Have you recently had a missing pet?
Cumberland County Animal Shelter may have it.
Andrea Gaskins, director of the shelter, said they receive many dogs and cats that have been picked up by animal officers or the public and brought to the shelter as strays. Often the animals seem well cared for and some have collars.
“Unfortunately, very few animals that enter the shelter are picked up by an owner,” Gaskins said. “Very few owners seem to think to check with us if their pet is here.”
While adoptable pets at the shelter can be viewed on Petfinder.com, Gaskins said that’s only for pets that can be adopted, that is, after the period expires. wandering detention. Animals that have recently disappeared will probably not be on the site.
“Please call or drop by to be sure,” she said.
These missing animals take shelter capacity, making it difficult to serve other animals that need shelter. Gaskins said the shelter has been overcrowded in recent weeks due to fewer transports, fewer adoptions and fewer rescued animals.
“Transportation is our primary resource for placing animals,” Gaskins said.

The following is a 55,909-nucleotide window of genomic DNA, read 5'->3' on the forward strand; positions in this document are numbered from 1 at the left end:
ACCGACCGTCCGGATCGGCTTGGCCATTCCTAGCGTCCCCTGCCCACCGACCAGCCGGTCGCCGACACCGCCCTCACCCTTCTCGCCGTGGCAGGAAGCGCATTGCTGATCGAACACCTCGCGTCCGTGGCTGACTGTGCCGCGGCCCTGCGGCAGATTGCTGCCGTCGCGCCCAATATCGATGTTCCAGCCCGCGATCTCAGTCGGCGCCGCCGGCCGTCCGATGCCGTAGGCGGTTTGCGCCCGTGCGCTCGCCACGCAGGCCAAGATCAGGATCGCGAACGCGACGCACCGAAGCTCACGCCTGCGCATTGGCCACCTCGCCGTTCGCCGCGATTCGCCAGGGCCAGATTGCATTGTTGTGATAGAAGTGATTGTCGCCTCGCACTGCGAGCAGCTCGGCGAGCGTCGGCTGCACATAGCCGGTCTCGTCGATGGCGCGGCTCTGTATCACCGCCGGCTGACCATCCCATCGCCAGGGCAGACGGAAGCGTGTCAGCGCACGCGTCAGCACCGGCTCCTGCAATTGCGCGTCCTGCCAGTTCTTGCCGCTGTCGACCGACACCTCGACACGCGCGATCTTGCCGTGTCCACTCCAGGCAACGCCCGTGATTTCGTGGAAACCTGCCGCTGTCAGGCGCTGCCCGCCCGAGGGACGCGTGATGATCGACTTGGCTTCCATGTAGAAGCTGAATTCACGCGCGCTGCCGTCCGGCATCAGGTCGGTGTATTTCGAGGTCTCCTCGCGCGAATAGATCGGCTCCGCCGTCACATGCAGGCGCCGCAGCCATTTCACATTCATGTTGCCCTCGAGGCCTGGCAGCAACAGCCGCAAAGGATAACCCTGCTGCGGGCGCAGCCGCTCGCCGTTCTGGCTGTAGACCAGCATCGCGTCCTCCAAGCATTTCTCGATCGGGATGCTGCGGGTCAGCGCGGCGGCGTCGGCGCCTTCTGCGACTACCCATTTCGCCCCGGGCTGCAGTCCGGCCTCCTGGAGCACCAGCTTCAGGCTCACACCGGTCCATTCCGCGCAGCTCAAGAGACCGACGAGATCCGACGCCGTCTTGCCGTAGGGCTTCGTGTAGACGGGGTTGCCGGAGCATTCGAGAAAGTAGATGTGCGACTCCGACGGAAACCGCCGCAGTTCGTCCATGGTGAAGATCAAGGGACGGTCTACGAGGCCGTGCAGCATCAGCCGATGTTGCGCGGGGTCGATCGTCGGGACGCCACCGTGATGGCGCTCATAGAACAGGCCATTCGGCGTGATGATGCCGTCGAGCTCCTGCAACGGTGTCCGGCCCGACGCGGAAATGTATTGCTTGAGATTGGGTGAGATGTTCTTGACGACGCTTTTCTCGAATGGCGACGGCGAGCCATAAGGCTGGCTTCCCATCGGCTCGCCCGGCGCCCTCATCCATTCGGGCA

In recent years, the shelter has transported animals to shelters in northern states 2-4 times a month. Now they can only have one transport per month.
“Our northern rescue partners seem to be having the same issues – adoptions are down significantly,” Gaskins said.
This could be down to the economy as people put off the expense of bringing a new pet into their home, she said.
Puppy and kitten season adds to the strain, when the shelter often sees an influx of litters of pets that haven’t been spayed or neutered.
“The cost of sterilization has increased dramatically over the past few years and given the current economy and shortages, I expect that to continue,” Gaskins said.
This increased cost also drives up the cost of adoptions.
The shelter has achieved a very low euthanasia rate — less than 10% — but limited space could result in some animals being euthanized, the shelter said in a Facebook post last week.
Rescuers and people with space and time to shelter are encouraged to contact the shelter, Gaskins said. They ask host families to fill out an application. Since the message from the shelter last week, Gaskins said she has received several calls about fostering animals, but so far only one request.
“I still hope there will be more,” she said.
Anyone interested in adopting or fostering a pet can contact the shelter at 931-484-8525 or email [email protected] The shelter, at 782 East Lane, is open 10 a.m. to 2 p.m. Monday, Tuesday, Thursday, Friday and Saturday.